A question about the current value in a mains tester

After reading this question, I simulated the tester as in the below circuit along with the current passing through human body:

Even I set the R_tester to zero, the current still will be around 10μA which is too small for a neon bulb. This is due to the Xc being huge because of tiny human body capacitance.

The only way the current to become 0.5mA is to increase the capacitance to around at least 5nF.

But the references say that the human body capacitance is around 100pF in series with 1.5k resistor.

According to these assumptions it seems something is not quite true here.

What could be the problem with the model I've drawn above?

• You have a paralell branch to your R_body and C_body with just an R in the 1-100 kohm range, depending on person, humidity and so on, or simplify it to your R_body bein in paralell to C_body, it will get you close enough. Commented Jun 21, 2017 at 13:09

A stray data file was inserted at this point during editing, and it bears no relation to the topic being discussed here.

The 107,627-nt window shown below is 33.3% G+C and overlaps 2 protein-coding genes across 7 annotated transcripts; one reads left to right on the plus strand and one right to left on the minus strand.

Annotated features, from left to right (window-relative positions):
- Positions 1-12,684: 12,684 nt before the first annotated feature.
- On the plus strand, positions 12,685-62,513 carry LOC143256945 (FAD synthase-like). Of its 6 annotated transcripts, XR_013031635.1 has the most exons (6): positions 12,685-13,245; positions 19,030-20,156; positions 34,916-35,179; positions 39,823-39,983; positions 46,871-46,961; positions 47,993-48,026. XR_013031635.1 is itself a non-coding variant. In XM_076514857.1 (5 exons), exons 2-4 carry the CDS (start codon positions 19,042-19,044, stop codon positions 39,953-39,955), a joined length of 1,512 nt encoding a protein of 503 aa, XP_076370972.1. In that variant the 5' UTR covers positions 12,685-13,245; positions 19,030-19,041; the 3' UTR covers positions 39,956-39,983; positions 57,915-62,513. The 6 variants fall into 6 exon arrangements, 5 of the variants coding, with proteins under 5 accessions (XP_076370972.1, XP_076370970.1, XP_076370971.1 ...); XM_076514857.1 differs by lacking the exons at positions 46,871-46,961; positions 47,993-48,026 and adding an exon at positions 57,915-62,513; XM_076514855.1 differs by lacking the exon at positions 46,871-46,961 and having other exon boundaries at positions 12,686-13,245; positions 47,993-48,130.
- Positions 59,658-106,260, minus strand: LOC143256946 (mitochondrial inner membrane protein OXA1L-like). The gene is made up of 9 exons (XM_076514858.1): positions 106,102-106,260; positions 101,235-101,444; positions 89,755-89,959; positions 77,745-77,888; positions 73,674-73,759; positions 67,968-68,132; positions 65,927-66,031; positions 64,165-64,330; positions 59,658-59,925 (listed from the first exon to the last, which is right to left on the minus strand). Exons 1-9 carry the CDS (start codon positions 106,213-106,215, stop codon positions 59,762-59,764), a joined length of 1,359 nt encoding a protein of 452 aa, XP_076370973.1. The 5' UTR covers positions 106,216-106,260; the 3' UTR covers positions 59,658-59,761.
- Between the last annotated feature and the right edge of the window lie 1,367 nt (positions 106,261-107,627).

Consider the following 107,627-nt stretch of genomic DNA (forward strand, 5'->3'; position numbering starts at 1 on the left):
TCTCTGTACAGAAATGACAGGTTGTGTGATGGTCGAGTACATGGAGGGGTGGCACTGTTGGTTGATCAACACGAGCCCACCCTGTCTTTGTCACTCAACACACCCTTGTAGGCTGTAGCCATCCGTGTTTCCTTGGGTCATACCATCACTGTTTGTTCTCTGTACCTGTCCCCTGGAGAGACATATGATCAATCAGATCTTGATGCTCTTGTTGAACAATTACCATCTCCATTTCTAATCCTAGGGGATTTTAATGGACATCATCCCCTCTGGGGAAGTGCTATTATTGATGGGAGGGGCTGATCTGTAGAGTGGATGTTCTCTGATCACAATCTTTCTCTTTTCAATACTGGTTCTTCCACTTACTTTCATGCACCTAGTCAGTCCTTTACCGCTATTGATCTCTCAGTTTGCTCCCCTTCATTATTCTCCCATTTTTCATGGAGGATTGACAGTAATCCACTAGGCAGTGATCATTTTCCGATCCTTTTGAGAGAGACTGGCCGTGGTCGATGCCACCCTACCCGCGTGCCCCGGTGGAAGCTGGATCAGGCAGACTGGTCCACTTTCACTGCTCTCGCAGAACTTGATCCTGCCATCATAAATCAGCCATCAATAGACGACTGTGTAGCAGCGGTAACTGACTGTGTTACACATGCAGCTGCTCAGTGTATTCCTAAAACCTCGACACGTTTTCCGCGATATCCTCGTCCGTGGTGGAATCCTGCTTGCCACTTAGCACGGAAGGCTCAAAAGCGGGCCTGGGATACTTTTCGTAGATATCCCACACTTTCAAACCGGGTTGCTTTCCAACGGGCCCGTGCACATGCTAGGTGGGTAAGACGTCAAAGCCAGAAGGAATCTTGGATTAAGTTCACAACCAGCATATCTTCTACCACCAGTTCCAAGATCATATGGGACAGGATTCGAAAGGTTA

• But it is modeled in series not in parallel: rfwireless-world.com/Articles/ESD-basics-and-ESD-tester.html What is parallel to what you meant? Commented Jun 21, 2017 at 13:16
• Ah! For high frequency you are more interested in the series capacitance. For 50/60 Hz, you are mostly interested in the resistance. See en.wikipedia.org/wiki/Human-body_model. 1k5 in parallel with 100 pF as a first order approximation. Commented Jun 21, 2017 at 13:39
• see my edit. Should that be modelled this way? that makes sense if the human body model is RC parallel circuit instead of series. Commented Jun 21, 2017 at 14:10
• I believe the problem is that the reference you are using is in error. If the body was modeled as a capacitor in series with a resistor, then no DC current could flow and DC sources would not be a hazard. We know this is not true. It makes much more sense for the body to be modeled as a resistor in parallel with a capacitor and then your issues would disappear. Commented Jun 23, 2017 at 1:27